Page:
Trial of Impeachment

The Senate shall have the sole Power to try all Impeachments. When sitting for that Purpose, they shall be on Oath or Affirmation. When the President of the United States is tried, the Chief Justice shall preside: And no Person shall be convicted without the Concurrence of two thirds of the Members present.

Article I, Section 3, Clause 6

The essential powers and procedures for Senate impeachment trials are set forth in this clause. The Framers vested the Senate with the "sole Power to try Impeachments" for several reasons. First, they believed Senators would be better educated, more virtuous, and more high-minded than Members of the House of Representatives and thus uniquely able to decide responsibly the most difficult of political questions. Second, the Framers vested the Senate rather than the judiciary with the authority to try impeachments because they favored, as Alexander Hamilton explained in The Federalist No. 65, a "numerous court for the trial of impeachments." He believed such a body would be well suited to handle the procedural demands of an impeachment trial, in which it, unlike judges, should "never be tied down by such strict rules, either in the delineation of the offense by the prosecutor, or in the construction of it by judges, as in the common cases serve to limit the discretion of courts in favor of personal security." Hamilton explained further that "[t]he awful discretion which a court of impeachments must necessarily have to doom to honor or infamy the most confidential and the most distinguished characters of the community forbids the commitment of the trust to a small number of persons."

There are three special requirements for impeachment trials. The requirement that Senators be on Oath or Affirmation in impeachment trials was plainly designed to impress upon them the extreme seriousness of the occasion. The requirement for the Chief Justice to preside over presidential impeachment trials underscores the solemnity of the occasion and aims to avoid the possible conflict of interest of a Vice President's presiding over the proceeding for the removal of the one official standing between him and the presidency. Moreover, the supermajority requirement was designed to facilitate serious deliberation and to make removal possible only through a consensus that cuts across factional divisions. This requirement's impact is apparent in the fact that the Senate has convicted only seven of sixteen people impeached by the House. It was instrumental in Andrew Johnson's trial, as the majority fell one vote short of removing him from office. In President William Jefferson Clinton's trial, there was never a question of his removal so long as all forty-five Democrats in the Senate uniformly opposed his ouster.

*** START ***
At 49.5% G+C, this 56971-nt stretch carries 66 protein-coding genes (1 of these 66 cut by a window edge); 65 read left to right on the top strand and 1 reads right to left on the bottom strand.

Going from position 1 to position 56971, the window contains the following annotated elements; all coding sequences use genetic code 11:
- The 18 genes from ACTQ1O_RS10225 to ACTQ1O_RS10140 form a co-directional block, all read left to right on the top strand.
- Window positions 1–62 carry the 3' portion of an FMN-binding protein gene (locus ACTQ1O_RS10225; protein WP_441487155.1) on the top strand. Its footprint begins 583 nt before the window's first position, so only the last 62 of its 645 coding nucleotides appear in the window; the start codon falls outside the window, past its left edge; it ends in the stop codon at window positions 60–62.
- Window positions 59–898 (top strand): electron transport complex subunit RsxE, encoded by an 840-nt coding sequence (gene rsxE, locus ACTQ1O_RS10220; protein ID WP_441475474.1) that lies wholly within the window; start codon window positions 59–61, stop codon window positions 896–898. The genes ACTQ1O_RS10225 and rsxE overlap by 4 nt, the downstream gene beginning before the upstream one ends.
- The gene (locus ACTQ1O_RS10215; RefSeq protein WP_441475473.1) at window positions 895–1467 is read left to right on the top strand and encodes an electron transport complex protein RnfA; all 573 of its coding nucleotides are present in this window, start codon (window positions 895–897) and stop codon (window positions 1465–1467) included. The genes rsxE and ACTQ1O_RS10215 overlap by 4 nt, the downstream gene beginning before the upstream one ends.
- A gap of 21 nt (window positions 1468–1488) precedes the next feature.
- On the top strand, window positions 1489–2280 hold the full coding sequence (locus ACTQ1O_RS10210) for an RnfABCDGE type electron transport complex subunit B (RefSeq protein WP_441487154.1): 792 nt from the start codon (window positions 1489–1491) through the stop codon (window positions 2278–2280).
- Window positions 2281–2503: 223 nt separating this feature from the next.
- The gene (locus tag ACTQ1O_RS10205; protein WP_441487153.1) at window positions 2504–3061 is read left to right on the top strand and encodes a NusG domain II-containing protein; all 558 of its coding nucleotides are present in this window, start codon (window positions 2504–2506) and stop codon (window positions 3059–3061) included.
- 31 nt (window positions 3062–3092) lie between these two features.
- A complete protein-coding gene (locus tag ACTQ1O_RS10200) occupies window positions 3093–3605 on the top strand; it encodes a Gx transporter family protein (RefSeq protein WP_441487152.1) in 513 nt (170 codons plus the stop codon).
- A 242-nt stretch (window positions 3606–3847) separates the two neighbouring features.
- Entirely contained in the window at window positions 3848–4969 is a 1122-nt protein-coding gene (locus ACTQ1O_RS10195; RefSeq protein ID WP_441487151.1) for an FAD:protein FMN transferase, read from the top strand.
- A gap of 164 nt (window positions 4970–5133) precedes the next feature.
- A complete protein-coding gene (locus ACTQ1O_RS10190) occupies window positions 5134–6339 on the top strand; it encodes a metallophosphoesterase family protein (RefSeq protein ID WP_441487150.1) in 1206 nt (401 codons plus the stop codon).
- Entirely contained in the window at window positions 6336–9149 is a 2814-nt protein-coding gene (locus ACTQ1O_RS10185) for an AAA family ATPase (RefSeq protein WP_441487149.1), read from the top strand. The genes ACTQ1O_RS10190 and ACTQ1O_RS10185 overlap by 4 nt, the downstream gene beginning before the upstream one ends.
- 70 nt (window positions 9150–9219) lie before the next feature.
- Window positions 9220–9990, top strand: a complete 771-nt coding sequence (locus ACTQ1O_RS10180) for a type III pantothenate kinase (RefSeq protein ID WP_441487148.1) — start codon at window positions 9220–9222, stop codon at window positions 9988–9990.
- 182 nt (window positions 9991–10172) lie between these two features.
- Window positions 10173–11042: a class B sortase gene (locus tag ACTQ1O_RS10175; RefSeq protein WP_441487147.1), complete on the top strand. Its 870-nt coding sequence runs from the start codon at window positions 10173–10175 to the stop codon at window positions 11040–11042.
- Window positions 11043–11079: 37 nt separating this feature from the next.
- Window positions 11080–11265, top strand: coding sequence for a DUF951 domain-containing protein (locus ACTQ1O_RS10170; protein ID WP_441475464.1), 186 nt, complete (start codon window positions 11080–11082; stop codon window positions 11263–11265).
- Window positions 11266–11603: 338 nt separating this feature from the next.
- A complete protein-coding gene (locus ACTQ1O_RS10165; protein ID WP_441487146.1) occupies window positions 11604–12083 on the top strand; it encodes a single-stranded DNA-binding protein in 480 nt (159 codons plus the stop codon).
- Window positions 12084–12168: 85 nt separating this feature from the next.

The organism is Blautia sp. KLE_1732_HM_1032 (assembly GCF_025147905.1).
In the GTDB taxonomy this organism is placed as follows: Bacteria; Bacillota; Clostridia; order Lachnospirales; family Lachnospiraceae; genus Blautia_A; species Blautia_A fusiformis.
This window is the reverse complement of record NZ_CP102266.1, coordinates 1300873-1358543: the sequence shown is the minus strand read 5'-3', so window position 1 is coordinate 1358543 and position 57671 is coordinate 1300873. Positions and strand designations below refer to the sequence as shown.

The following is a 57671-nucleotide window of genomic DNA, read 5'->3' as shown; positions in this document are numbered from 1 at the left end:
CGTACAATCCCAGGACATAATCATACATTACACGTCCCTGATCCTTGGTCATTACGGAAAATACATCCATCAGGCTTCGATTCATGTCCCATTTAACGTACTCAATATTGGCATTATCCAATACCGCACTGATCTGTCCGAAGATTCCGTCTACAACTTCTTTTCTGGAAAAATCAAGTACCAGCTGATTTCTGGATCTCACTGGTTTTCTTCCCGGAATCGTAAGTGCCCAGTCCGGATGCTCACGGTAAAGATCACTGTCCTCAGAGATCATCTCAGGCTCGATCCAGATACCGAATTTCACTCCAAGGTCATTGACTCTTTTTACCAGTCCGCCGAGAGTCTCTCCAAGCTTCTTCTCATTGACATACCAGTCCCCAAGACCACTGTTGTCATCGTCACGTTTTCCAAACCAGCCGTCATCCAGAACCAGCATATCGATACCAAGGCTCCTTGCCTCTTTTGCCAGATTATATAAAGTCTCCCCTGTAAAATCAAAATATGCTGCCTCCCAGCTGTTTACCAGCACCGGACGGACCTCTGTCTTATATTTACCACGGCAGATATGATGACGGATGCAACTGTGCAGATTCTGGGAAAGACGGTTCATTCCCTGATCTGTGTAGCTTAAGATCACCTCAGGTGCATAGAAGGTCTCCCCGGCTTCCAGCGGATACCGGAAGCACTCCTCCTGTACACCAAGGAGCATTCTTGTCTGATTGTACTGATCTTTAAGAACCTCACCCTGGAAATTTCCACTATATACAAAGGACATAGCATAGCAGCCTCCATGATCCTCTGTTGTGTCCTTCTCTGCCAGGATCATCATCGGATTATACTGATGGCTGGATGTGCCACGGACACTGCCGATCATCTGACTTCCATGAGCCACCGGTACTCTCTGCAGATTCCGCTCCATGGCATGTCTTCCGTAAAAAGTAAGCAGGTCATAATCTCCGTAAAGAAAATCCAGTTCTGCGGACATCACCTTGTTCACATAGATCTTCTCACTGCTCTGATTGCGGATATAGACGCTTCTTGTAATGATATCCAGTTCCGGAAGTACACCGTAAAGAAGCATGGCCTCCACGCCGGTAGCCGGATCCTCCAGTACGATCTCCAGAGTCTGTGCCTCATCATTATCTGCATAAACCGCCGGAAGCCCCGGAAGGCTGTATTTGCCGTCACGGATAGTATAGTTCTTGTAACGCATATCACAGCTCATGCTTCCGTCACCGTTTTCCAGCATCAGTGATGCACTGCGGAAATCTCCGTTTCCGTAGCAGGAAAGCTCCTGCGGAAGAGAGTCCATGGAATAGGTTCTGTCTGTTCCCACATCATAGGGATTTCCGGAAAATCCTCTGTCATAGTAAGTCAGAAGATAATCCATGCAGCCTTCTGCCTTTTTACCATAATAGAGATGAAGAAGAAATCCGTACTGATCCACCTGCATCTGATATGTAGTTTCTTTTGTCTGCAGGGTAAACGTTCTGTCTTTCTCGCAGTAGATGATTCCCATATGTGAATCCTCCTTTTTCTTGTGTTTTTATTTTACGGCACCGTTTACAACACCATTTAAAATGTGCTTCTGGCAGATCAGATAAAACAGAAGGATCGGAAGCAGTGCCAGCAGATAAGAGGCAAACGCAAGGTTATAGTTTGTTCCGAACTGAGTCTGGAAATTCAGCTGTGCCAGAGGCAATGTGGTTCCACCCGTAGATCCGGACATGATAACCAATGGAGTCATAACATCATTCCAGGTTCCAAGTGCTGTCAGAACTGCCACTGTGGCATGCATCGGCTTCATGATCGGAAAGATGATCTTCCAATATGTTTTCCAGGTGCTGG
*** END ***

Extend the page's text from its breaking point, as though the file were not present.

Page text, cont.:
In addition to the requirements in the Constitution's text, three significant questions have arisen about Senate authority to try impeachments. The first is the minimum the Senate must do once the House impeaches someone. This question arose after the House's first impeachment in 1797. One day after the House impeached Senator William Blount, the Senate expelled him by a vote of 25–1. Blount claimed the Senate lacked authority to try him because Senators were not impeachable and, in any event, he no longer occupied an office from which he could be removed. The Senate voted to dismiss the impeachment resolution against the expelled Blount for lack of jurisdiction. Subsequently, many Senators have construed this vote as supporting their authority to dismiss an impeachment without a full-scale trial.

The second question is the extent of the Chief Justice's authority as presiding officer to render unilateral rulings. In the first presidential impeachment trial in 1868, Chief Justice Salmon Chase claimed the authority to decide certain procedural questions on his own, but the Senate challenged several of his rulings and overruled him at least twice. In President Clinton's impeachment trial in 1999, Chief Justice William H. Rehnquist ruled on some procedural questions, but the Senate never challenged, much less overruled, any of these rulings.